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Pursuing Gain to the Verge of Our Extinction
Published on Sunday, April 1, 2001 in the Sunday Nation of Nairobi, Kenya
Pursuing Gain to the Verge of Our Extinction
by Philip Ochieng
 
Profound ignorance is clearly the reason Westerners allow their governments and corporations to get away with brutal environmental murder. It is not merely that the culprits do it surreptitiously. There is that. Much of the assault on man's only source of livelihood is concealed ignored by the corporate media.

But this only contributes to the more important kind of ignorance, unawareness of what constitutes ecological death and degradation of the human habitat and what that portends for humanity.

That is why, only a few weeks after he took office, US President George Bush does not feel embarrassed or threatened when he publicly reneges on an election campaign pledge. His administration has rejected all of the international treaties recently made to protect mankind from a habitat rapidly rotting.

He can go back on his word because he knows few Americans will challenge him on it. Apathy feeds on the ignorance, daily encouraging the political system acting chiefly for a deliriously greedy corporate family to perperate heinous crimes against mankind.

For the state and the pachyderms called corporations are but the head and tail sides of the same coin. The President comes from a Texas family so avarious for oil that in 1991, when his father was the occupant of the Oval Office, the state squandered huge public resources to brutalitalise the Middle East to secure oil to feed the maws of corporate industry.

Of course, the big media being part of that family could not put it that way. Bryan Appleyard comments in Brave New Worlds: Genetics and the Human Experience: "Even when the real justification for warfare is economic or strategic, the rhetoric of war is invariably moral. In the Persian Gulf War of 1991, the Allies did not free Kuwait from Iraq...with cries of 'Oil!' but rather with cries of 'Freedom!'..."

Apologists often argue that the corporations do not do it wilfully, that, if they cause any destruction, it is only because they cannot foretell the environmental consequences of deploying any technique.

Here, for instance, is Barry Commoner in The Closing Circle: "Driven by an inherent tendency to maximise profits, modern private enterprise has seized upon those massive technological innovations that promise to gratify this need, usually unaware that these innovations are often instruments of environmental destruction."

To which Herbert Schiller retorts as follows in Communication and Cultural Control: "The basic factor in the introduction of new technology is obviously the quest for profitability. The 'unawareness' of the consequences is usually [only] an indifference to the social costs the ensuing environmental degradation that affects society, not the producer."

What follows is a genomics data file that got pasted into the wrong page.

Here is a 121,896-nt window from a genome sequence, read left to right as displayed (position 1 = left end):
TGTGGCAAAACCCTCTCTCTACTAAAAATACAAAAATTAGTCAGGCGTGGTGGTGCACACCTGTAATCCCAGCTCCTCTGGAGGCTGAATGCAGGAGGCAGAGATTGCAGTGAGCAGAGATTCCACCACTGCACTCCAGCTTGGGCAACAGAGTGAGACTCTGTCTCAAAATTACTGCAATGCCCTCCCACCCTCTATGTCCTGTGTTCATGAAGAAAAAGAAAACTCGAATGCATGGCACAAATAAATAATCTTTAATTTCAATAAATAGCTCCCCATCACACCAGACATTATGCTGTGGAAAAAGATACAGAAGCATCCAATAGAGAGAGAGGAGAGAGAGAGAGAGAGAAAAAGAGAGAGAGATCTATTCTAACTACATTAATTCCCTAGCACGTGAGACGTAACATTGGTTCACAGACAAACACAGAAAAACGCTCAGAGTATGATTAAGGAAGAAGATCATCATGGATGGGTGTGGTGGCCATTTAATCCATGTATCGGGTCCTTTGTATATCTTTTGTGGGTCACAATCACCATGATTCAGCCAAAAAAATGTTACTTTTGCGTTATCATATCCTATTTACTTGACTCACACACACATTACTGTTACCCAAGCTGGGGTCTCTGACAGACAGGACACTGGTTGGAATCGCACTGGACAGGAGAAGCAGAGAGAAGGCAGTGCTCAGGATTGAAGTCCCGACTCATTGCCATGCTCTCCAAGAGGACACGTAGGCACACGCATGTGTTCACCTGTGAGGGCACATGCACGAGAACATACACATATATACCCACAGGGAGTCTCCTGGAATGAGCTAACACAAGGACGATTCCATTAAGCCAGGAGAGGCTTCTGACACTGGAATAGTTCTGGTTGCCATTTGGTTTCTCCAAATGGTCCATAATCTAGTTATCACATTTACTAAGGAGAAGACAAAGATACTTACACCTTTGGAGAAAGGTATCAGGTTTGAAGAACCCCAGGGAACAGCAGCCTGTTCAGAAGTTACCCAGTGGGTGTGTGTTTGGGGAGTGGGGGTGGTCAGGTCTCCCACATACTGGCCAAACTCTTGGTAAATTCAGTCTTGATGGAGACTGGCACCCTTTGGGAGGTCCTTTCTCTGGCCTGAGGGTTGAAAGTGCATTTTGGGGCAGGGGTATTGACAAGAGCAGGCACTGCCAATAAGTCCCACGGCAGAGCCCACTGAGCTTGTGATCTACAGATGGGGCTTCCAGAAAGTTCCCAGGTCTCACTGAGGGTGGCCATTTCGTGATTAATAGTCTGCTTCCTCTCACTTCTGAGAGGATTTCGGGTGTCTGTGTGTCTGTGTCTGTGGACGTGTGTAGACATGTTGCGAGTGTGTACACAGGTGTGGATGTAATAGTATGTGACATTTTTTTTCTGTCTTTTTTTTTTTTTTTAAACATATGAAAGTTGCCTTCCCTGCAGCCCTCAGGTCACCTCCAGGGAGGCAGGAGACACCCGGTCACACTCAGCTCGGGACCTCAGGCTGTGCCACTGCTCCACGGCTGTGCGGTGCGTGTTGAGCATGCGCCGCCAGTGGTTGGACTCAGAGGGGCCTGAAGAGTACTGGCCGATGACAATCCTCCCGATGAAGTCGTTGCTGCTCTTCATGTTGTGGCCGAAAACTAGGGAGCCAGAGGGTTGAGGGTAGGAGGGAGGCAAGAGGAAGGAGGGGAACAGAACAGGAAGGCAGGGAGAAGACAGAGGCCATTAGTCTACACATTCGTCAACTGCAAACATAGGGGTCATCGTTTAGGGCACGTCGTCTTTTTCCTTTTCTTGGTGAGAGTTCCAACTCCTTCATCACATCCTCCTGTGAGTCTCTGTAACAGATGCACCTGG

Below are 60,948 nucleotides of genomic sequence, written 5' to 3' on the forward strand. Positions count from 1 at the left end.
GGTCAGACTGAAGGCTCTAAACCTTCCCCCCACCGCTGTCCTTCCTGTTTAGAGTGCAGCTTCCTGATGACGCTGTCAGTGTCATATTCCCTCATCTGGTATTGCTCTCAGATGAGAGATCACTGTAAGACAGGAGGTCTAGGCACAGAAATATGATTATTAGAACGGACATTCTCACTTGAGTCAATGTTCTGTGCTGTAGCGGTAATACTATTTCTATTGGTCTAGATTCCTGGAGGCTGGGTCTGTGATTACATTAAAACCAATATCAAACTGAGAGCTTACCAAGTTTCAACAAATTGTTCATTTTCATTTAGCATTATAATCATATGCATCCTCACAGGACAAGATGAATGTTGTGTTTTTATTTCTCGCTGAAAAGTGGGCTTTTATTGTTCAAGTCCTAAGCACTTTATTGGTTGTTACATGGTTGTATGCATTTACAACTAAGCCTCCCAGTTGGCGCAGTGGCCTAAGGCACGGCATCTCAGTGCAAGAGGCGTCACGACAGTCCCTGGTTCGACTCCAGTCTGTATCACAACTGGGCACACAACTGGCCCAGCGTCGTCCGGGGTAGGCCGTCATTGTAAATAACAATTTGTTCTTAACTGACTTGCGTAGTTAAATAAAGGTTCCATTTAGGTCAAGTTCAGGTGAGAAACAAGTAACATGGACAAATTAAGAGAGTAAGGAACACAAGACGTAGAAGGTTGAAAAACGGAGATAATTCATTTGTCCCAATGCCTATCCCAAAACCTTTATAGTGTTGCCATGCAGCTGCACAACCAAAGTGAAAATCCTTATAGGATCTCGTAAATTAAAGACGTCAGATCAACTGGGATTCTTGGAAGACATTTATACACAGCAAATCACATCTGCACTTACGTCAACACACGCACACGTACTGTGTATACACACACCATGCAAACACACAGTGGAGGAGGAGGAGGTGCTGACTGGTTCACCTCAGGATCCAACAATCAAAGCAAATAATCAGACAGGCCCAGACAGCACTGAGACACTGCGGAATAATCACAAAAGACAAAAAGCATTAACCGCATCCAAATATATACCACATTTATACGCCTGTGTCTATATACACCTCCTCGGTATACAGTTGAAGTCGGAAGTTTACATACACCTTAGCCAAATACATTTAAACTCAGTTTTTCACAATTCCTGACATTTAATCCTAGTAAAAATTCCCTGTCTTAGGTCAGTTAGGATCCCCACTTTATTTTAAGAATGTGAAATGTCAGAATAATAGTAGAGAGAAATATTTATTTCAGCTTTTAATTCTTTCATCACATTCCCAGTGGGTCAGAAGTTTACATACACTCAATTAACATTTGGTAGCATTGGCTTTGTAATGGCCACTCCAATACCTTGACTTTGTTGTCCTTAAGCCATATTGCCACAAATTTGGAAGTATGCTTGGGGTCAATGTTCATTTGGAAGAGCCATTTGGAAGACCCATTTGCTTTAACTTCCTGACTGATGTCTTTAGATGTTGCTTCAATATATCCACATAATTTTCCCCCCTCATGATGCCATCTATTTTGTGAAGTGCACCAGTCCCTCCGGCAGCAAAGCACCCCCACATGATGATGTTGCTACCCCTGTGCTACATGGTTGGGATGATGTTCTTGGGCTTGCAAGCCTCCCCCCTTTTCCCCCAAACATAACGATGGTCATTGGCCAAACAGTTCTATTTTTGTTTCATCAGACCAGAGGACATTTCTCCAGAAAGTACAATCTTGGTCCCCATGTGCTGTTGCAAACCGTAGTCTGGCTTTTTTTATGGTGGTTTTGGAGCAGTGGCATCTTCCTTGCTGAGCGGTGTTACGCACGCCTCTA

This is obvious. Environmental law is flouted deliberately and often defiantly. The White House, especially when occupied by a "neo-con", routinely appoints well known anti-conservationists to head the National Environment Protection Agency.

Take the ozone layer and hear what scientist Carl Sagan says in his Broca's Brain: Reflections on the Romance of Science: "By accident a few research groups in atmospheric photochemistry discovered that halocarbon propellants from aerosol spray cans will reside for very long periods in the atmosphere, circulate to the stratosphere, partially destroy the ozone there, and let ultraviolet light from the sun leak down to the Earth's surface. Increased skin cancer for whites [my italics] was the most widely advertised consequence." 

How did halocarbon producers react? Ask Sagan: "DuPont Company, the principal manufacturers of halocarbon propellants, for example, took the curious position in public debates that all conclusions about halocarbons detroying the ozonosphere were 'theoretical'.

"They seemed to be implying that they would be prepared to stop halocarbon manufacture only [after] the conclusions were tested experimentally that is, when the ozonosphere [has been] destroyed."

You can fully test this "theory" only by attacking the ozone to the last atom, by which time there will be no DuPont because all living things will have been killed by ultraviolet. But profit hunters think only of the present. They are never really interested in the future, even of their own children.

That is the point Sagan is making on cancer. It is that when ultraviolet hits the earth full-blast, white people will be the first to go because, in his words, "...blacks are neatly adapted to increased ultraviolet flux..." For they contain more eumelanin, the stuff that darkens the skin against ultraviolet, than Caucasians. 

But, as I say, overnight profit is what makes corporations tick. These is no thought for posterity even where they know their present activities mean sure future death for their own children. That is why they would rather destroy the environment now to heighten their profits than conserve it for others.

Such utter irresponsibility epitomised by US corporations fills one with trepidation. How can individuals with the biggest stake in the world seek to push that world to the brink of extinction just to surfeit vegetable desires?

It may be redeeming that, on this issue, their political spokesman, the US government, is voting increasingly alone in all international councils. But how can that help the world when by far the richest and most powerful state contumaciously refuses to co-operate?p

This columnist can be reached at ochieng@nation.co.ke

Copyright Nation Newspapers Limited

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